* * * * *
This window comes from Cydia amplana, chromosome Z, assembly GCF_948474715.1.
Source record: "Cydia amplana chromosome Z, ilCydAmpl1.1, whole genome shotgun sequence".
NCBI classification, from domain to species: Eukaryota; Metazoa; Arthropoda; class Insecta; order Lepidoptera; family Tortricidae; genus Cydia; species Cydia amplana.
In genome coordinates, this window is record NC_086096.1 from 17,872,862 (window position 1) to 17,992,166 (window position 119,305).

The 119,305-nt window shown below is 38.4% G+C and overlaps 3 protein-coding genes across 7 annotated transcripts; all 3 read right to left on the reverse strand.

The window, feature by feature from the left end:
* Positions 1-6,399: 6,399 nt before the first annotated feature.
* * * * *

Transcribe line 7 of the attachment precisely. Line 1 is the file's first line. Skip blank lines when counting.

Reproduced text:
* Positions 1-6,399: 6,399 nt before the first annotated feature.